3 DISCUSSION As illustrated, the AWIS measurement system provides results consistent with the FDS technique. This indicates that AWIS might be used for characterization and condition monitoring of insulation systems of high voltage equipment. Although presently untested in field applications, the fundamental principle has several advantages compared to other techniques. It can use any waveform, although the range of useful harmonics will be effectively limited by the wave shape. For instance, an applied sinusoidal voltage will only provide results at the fundamental frequency whereas a square

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voltage will deliver a much wider spectrum. This ability could make it possible to perform on-line monitoring by utilizing voltages already present in the system as a source voltage during on-line conditions. However, it might be difficult to perform precise calibration and focus must then be to monitor changes in the object of interest rather than obtaining absolute values. The harmonic content available in the system during a field measurement will be insufficient for diagnostics of some components and materials. Aging behavior must manifest itself in the available frequency region; otherwise the insulation system cannot be assessed with AWIS. It would be appropriate to measure on components subjected to voltages with a high amount of harmonics, e.g. in close proximity to HVDC or PWM applications. With the DAQ used for the measurement results presented here, AWIS is capable of performing dielectric response measurements on seven test objects simultaneously, provided that the source voltage is the same for all of them. It is possible to obtain a dielectric response every 15 seconds using waveforms with a fundamental frequency in the order of 100 Hz. At frequencies higher than 1 Hz the processing time of the computer is the limiting factor of how many dielectric response spectra it is possible to obtain per time unit. At lower frequencies the period of the waveform determines the measuring time. For instance, twenty periods of a waveform with a fundamental frequency of 0.1 Hz would take 200 s to measure. As indicated in the discussion of error sources there are also several limitations in the accuracy of AWIS. Some of these errors are common for several dielectric response techniques, such as background noise and temperature influence. Others are more specific for AWIS, such as calibration errors and the influence of aliasing. Countermeasures reducing the impact of these errors are available but they cannot be entirely avoided.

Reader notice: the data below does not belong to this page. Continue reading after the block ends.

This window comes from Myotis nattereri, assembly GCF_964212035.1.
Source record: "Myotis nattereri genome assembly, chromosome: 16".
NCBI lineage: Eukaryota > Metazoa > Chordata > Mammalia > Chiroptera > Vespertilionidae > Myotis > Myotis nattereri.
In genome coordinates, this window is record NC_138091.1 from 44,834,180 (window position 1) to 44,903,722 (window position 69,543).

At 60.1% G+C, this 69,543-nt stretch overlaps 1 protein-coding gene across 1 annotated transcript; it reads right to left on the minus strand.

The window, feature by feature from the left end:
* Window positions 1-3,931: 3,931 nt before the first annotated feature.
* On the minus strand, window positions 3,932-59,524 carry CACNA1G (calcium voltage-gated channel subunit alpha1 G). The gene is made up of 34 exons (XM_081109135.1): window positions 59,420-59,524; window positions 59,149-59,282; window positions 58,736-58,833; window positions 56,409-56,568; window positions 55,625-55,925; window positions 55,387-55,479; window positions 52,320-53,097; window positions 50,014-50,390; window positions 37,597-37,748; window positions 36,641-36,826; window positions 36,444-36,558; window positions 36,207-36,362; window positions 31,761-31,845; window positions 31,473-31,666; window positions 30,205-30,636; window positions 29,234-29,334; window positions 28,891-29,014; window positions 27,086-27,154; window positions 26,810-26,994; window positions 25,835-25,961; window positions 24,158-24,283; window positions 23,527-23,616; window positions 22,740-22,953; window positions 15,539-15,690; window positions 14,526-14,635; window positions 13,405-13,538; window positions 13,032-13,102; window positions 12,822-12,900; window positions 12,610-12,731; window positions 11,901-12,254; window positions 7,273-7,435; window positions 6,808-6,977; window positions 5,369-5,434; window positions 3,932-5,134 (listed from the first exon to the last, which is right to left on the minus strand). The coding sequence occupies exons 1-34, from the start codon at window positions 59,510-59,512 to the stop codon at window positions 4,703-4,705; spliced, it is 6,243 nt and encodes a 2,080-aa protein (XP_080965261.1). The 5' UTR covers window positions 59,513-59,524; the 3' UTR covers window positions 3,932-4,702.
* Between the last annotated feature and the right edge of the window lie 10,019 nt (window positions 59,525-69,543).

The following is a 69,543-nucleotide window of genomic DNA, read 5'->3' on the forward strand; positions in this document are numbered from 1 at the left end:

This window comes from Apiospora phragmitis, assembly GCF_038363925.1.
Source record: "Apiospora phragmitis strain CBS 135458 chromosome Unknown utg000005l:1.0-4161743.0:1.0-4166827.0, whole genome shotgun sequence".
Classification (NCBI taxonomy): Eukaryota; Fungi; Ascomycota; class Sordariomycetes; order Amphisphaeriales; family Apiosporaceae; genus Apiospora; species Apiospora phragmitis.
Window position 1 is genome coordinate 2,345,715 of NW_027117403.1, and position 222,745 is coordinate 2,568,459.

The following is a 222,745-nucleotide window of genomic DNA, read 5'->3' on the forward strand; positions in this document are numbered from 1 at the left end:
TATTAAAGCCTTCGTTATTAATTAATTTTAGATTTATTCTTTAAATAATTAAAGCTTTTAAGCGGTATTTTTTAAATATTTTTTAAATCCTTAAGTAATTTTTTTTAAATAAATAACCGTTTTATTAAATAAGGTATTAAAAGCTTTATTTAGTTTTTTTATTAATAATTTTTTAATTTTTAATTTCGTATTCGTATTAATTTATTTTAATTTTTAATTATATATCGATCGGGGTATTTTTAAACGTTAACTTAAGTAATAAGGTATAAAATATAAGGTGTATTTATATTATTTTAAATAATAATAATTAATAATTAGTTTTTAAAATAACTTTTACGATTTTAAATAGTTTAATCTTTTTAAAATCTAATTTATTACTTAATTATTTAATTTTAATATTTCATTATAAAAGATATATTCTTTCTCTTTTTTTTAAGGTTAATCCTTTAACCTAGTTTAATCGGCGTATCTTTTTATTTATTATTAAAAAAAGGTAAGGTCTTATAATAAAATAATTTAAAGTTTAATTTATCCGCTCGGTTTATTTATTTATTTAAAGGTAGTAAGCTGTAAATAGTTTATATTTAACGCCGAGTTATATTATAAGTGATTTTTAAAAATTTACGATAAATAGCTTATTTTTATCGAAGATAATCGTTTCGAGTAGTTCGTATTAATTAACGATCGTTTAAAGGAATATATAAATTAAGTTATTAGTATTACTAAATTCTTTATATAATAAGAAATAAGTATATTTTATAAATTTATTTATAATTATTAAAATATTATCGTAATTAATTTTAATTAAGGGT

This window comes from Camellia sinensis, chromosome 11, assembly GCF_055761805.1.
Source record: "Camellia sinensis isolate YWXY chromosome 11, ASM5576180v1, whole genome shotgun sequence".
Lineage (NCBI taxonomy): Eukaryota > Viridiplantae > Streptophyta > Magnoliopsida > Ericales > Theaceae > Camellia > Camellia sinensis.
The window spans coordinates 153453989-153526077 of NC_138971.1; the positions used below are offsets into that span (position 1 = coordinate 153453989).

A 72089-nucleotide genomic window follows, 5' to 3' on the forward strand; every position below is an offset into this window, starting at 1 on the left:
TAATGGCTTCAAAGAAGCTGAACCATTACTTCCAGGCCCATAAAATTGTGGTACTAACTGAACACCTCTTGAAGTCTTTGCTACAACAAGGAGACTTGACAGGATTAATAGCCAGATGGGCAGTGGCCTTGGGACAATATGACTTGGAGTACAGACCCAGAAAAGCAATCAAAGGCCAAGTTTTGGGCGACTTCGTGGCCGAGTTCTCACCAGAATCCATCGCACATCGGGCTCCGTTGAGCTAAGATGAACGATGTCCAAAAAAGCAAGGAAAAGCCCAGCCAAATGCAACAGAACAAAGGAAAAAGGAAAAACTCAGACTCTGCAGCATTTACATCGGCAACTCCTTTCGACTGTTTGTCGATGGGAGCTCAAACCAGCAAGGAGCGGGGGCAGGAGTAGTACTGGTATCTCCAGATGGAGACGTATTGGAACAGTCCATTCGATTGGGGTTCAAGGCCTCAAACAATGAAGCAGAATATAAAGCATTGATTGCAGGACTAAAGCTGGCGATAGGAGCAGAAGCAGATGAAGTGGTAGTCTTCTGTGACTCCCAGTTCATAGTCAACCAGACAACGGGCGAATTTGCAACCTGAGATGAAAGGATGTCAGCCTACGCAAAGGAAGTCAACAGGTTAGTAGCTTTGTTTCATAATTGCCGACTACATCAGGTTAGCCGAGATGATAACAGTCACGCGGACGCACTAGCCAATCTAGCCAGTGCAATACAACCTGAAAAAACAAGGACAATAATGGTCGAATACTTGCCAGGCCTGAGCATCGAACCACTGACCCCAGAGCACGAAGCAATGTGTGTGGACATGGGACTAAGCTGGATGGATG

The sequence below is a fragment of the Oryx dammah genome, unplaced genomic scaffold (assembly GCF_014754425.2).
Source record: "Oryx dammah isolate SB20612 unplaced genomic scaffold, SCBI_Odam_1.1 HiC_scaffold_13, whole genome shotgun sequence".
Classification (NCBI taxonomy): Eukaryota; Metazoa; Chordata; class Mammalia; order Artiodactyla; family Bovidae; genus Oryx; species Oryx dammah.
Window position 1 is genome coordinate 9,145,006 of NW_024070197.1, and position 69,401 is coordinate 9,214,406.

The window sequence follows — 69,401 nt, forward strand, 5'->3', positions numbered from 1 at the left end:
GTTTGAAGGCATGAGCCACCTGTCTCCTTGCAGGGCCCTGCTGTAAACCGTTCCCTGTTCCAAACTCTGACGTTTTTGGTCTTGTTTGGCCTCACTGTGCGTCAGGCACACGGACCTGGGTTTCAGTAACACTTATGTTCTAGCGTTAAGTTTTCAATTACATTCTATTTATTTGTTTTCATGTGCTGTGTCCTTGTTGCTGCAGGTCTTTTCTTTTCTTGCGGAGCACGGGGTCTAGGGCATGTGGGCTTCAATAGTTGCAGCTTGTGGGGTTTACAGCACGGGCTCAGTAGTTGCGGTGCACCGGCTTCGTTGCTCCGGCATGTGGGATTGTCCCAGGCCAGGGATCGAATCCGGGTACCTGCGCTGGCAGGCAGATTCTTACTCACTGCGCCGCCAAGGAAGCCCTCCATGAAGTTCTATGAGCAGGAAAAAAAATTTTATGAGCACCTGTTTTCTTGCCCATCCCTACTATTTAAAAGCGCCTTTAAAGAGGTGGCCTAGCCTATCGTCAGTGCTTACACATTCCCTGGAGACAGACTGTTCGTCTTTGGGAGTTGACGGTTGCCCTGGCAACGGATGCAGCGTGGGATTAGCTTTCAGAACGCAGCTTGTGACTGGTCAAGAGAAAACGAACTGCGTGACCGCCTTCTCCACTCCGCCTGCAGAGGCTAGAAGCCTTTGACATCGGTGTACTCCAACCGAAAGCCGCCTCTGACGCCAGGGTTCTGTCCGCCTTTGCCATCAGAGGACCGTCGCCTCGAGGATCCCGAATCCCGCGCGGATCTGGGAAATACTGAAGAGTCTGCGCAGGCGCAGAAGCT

4 CONCLUSIONS In all, the AWIS system provides a flexible and accurate system with the possibility of performing continuous measurements with high time resolution. New possibilities opens in the area of dielectric response measurements and in contrast to FDS and PDC, where a significant effort is put into producing the well-defined voltage, it is possible to use any waveform present in the system to perform the measurement with AWIS. By performing continuous response measurements covering a range of harmonics, changes of capacitance and loss factor over time can be monitored. This has uses both in on-line monitoring and diagnostics, where the voltage present in the system can be used as source voltage for the measurements. AWIS is also useful in experimental setups where different aspects related to materials and insulating systems behavior can be investigated. The influence of waveforms, e.g. the rise time and frequency of semi-square voltages and the corresponding development over time of the dielectric properties can be studied. Voltage dependent effects may also be monitored in a similar fashion.